When she died in 1945, Minnie was living with my grandma, her husband John Regan, and their new baby (and my mother) Eileen. My grandma said that Minnie was smitten with Eileen. Minnie would say that she had never known a baby to sleep as much and as well as little Eileen. Minnie marvelled at how Eileen would even fall asleep with a bottle in her mouth.

In many ways things came full circle for Minnie. Also living with my grandma in 1945 was Neil Regan, Nellie’s older brother and my grandpa’s father. Eighty years earlier Patrick Foley and John Regan had journeyed to the United States. After Fisherville, New Hampshire and Clontarf, Minnesota, the families came together again in Minneapolis…a long way from Kilmichael.

In my grandma’s recipe book are a few recipes attributed to Minnie, her “Ma” – I think I will make “Ma’s Spice Cake” in Minnie’s honor today.

Nellie Regan Byrne and Minnie Foley McMahon, 1942


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One of the Foleys: What do you think?

Unidentified from the Foley family collection

Several years ago, my mother received a trio of photographs from her cousin Lorna.  Lorna knew that two of the photos were her great-grandparents (see below), but she had no idea about the identity of the woman pictured above.  All that Lorna could offer was, “Well, I am sure she’s one of the Foleys…”

Do you think she could be this guy’s mother?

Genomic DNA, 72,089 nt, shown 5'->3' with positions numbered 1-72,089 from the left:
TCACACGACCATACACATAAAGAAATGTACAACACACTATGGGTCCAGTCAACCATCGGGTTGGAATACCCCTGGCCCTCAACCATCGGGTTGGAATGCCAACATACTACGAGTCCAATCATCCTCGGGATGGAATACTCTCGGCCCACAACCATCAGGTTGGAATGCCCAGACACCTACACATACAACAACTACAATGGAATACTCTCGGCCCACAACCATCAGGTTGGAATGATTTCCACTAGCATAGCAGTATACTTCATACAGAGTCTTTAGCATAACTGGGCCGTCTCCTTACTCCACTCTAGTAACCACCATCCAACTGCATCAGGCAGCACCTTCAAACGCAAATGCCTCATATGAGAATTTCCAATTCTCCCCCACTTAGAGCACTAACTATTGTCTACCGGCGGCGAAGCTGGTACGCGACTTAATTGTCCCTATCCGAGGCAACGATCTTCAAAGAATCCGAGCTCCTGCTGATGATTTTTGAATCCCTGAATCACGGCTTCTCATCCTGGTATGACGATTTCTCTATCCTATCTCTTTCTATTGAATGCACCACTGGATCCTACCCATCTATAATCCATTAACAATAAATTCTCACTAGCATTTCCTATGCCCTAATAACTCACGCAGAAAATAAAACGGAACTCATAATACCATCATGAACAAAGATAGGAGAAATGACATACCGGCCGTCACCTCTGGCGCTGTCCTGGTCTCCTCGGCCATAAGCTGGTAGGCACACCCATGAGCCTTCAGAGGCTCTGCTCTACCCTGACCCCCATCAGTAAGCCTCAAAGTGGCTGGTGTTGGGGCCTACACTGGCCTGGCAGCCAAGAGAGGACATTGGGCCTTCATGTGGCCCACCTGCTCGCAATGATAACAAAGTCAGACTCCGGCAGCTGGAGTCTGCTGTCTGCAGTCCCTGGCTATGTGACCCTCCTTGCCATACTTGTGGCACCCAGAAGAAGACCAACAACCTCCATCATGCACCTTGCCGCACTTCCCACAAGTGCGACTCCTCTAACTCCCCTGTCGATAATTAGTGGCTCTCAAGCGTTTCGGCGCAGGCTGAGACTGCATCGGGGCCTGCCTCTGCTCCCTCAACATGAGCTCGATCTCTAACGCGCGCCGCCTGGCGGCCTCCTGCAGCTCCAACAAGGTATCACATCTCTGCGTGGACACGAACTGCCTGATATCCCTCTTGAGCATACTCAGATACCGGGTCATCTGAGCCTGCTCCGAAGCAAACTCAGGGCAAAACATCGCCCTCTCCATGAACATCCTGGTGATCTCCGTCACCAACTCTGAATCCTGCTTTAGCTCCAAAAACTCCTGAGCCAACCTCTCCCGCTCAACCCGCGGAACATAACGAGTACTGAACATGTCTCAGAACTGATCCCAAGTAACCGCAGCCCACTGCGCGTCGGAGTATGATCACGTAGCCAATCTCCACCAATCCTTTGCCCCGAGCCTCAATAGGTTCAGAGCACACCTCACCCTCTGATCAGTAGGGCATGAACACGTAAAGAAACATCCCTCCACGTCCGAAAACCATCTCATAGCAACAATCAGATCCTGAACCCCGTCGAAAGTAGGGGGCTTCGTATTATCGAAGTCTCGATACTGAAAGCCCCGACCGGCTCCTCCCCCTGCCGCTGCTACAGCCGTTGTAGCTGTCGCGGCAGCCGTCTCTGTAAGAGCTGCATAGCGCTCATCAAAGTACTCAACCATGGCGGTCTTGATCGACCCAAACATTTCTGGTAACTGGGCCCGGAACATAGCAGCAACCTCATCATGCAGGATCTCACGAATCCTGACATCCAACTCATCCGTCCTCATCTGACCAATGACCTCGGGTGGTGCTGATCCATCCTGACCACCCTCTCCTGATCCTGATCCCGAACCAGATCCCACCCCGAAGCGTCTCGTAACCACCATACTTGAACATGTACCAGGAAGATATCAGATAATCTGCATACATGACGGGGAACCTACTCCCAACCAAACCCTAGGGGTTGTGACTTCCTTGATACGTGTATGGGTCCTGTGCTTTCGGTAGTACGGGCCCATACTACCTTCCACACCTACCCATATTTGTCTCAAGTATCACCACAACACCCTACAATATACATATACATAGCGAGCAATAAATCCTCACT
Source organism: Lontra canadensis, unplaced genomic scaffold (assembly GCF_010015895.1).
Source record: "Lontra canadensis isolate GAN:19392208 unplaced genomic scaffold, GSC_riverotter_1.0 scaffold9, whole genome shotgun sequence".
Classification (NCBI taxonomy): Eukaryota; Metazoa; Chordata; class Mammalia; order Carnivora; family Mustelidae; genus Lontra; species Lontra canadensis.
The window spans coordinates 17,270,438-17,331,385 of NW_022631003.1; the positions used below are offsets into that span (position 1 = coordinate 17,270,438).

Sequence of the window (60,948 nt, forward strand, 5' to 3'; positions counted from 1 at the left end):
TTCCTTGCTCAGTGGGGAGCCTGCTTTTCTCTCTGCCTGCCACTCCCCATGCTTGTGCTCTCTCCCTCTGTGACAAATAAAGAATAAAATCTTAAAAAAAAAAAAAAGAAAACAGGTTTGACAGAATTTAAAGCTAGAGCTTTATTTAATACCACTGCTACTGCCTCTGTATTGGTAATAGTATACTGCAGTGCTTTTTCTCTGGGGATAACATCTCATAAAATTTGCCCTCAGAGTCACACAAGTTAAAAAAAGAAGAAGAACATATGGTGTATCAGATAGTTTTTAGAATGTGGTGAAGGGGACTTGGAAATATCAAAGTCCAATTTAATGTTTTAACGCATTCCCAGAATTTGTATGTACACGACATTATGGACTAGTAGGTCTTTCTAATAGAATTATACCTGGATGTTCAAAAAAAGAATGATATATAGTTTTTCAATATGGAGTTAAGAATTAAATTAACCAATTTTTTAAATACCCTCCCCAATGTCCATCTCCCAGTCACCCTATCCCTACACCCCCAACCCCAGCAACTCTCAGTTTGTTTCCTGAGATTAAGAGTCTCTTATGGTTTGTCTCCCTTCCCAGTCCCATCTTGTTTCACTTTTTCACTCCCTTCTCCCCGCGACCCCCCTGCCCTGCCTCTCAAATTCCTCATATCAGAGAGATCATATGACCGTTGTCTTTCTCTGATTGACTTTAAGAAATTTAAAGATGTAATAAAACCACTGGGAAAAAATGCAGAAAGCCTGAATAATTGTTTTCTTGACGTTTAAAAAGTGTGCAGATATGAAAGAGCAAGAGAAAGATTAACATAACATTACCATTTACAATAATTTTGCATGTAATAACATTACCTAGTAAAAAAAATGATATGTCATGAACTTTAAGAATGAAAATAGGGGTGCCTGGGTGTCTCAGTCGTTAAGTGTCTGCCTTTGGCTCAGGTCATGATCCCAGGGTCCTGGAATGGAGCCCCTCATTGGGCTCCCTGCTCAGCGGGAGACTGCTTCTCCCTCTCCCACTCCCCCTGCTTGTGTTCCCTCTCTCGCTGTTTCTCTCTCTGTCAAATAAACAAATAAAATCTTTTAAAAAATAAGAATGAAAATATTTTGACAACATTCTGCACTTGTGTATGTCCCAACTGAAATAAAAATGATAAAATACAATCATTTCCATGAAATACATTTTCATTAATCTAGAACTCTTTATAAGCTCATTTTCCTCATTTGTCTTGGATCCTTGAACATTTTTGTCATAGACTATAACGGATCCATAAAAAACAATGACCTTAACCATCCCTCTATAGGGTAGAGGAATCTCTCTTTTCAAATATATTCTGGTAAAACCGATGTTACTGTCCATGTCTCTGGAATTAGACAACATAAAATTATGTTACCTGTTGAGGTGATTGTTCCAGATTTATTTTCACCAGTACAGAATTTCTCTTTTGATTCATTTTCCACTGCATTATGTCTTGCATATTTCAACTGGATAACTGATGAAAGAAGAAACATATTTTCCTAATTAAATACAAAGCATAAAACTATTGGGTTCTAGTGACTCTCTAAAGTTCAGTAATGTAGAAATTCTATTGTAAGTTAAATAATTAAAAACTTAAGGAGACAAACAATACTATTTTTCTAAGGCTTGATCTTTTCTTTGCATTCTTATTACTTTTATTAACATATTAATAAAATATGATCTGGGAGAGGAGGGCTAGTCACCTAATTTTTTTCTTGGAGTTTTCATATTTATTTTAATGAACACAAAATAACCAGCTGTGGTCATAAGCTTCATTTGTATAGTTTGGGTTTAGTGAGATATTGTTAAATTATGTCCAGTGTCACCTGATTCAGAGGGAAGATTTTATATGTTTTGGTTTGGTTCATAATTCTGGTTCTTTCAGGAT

Patrick T. Foley

This is my great-great-grandfather Patrick Foley who arrived in America in 1864.  He came from Kilmichael Parish, County Cork and settled in Fisherville, New Hampshire before heading West to Clontarf, Minnesota in the late 1870s.

Or, could the caped woman be this lady’s mother?

Mary Crowley Foley

Mary Crowley married Patrick Foley on November 13, 1869 at St. Joseph Catholic Church in Providence, Rhode Island.  Mary also came from County Cork.  Patrick and Mary’s photographs are tin-types.

I really can’t tell who she is, nor do I know where the photo was taken.  If anyone has input or information regarding these photos, please leave a comment.  I would love to know more about the costume in the first photograph, and if you see any resemblance.


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Kilmichael Roots

In 2009 I visited with Father Jerry Cremin of Kilmichael Parish in County Cork.  He shared some records he had on my family.  Two of my great-great-grandfathers (John Regan and Patrick Foley) left the parish in 1864 and came to the United States.  Father Cremin’s descriptions of the history and the landscape of Kilmichael were enlightening and entertaining.

View from Kilmichael Ambush memorial, County Cork (2009, Regan McCormack)

When I saw this search topic that brought someone to The Irish in America Irish immigrants able to read and write? – I immediately thought of my visit with Father Cremin.  Census data from when John Regan settled in the U.S. shows that he was unable to read or write.  Father Cremin told me that this was not unusual for a man from Kilmichael in the mid-19th century.  He continued to say that John Regan most likely didn’t even speak English, let alone read or write it, when he left Kilmichael.

John Regan

I am a bit embarrassed admit that I had not even considered that any of my ancestors were Irish speakers, but it stands to reason.  Perhaps John Regan never gained command of the English language.  “Old Johnny Regan” is remembered by his grandchildren as a somewhat gruff man, who didn’t seem that interested in young children.